A Business Times email poll this week clearly shows that the Sri Lankan public, irrespective of what government politicians say, demands that a full budget must be presented and details provided on revenue measures.
Asked whether the government should present a full budget for 2010 and its revenue measures, more than 84 percent of 400 respondents said YES. The second question in the poll as to whether there is a need for the government to make a clear public pronouncement – instead of haphazard explainations – on the budget, received a resounding
98 % YES vote.
The budget for 2010 is still unclear at present as to whether it would be a half-year budget, a full budget or a budget at all. The President has directed Treasury officials to draw Rs 440 billion from the Consolidated Account for April 22-to-July 22, 2010 spending.
Deputy Economic Development Minister Ranjith Siyambalapitiya announced in parliament that the budget would be presented in June but didn’t give details. Including the Vote on Account for January-March/April 2010 of Rs 362 billion, Sri Lanka’s 7-month (2010) spending cost is Rs 800 billion, almost similar to the full year in 2007 when expenditure was Rs.834.8 billion. Spending in 2008 was Rs 996 billion and 2009 - Rs 1,197 billion.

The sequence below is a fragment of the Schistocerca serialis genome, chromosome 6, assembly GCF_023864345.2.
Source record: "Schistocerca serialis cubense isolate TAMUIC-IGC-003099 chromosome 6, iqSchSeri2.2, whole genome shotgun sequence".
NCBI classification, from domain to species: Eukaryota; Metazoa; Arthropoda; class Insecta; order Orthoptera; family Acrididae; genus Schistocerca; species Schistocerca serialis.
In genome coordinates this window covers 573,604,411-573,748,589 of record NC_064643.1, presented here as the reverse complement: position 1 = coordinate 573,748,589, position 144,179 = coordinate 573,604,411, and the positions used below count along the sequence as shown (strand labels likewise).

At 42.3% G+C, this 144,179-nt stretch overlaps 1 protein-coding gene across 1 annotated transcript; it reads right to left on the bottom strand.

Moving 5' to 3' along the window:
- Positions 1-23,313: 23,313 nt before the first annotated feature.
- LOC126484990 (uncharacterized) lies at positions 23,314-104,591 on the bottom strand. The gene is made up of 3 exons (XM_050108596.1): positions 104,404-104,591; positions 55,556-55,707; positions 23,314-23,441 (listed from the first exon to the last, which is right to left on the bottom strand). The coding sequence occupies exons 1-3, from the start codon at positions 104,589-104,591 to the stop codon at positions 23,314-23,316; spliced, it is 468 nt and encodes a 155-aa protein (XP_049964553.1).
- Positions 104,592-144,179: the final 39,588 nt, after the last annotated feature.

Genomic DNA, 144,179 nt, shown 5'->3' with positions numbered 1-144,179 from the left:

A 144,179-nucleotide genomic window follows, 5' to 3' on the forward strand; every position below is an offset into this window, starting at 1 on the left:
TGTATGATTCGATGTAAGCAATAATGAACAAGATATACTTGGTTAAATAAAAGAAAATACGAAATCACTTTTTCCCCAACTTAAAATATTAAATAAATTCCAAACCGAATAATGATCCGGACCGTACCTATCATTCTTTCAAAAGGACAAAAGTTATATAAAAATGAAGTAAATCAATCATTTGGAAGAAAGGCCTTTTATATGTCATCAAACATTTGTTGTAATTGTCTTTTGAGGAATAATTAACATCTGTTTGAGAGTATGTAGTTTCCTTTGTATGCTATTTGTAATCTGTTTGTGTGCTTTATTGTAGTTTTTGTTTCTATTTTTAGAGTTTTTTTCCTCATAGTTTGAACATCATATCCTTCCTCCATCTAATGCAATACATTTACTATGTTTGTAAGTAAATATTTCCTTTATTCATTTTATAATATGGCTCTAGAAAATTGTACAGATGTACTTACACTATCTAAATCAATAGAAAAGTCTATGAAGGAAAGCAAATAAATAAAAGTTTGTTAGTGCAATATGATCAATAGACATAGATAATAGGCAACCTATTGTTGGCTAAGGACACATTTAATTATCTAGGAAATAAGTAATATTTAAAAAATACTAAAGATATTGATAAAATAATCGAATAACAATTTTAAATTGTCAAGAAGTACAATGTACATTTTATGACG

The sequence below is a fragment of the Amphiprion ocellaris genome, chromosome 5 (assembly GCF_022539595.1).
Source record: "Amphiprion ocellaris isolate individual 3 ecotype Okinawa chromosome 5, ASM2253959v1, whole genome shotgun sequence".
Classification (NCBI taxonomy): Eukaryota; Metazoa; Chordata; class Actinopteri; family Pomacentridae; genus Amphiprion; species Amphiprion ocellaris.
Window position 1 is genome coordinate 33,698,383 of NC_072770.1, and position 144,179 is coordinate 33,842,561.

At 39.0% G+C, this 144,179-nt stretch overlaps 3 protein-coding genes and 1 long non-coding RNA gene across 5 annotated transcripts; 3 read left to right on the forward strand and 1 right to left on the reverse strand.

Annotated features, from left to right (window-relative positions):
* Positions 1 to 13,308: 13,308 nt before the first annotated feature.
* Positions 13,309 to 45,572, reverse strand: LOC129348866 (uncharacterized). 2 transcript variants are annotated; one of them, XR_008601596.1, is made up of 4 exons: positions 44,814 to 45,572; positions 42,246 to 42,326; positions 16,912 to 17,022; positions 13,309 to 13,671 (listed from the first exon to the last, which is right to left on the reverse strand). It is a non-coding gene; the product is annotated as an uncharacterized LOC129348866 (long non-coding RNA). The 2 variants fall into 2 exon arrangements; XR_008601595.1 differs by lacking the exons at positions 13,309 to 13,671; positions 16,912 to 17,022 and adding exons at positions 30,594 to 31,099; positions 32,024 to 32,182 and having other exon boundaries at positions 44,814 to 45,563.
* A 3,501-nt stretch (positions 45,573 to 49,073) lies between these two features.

Bradman Weerakoon, a retired civil servant, responding to the poll, said that one of the built-in safeguards (of the Constitution) is that public officials cannot spend money on public services unless the 'vote' has been approved by Parliament. “In my view any expenditure of public funds without Parliamentary approval of some kind would be ultra vires the Constitution,” he said.
Mr Weerakoon said there have been occasions in the past when a Vote-on-Account has been presented and this was usually in a situation where Parliament has been dissolved and the new Parliament has not yet convened before the commencement of the Financial Year. “The government's Financial Year in past times has been from April to March. Now it is the same as the Calendar Year. Parliamentary approval and control of the Budget is a fundamental part of a Parliamentary democracy. The popular cry of 'No taxation without Representation', one of the triggers of the American war of Independence, is symbolic of this basic premise. It is a central tenet of our Constitution,” he added.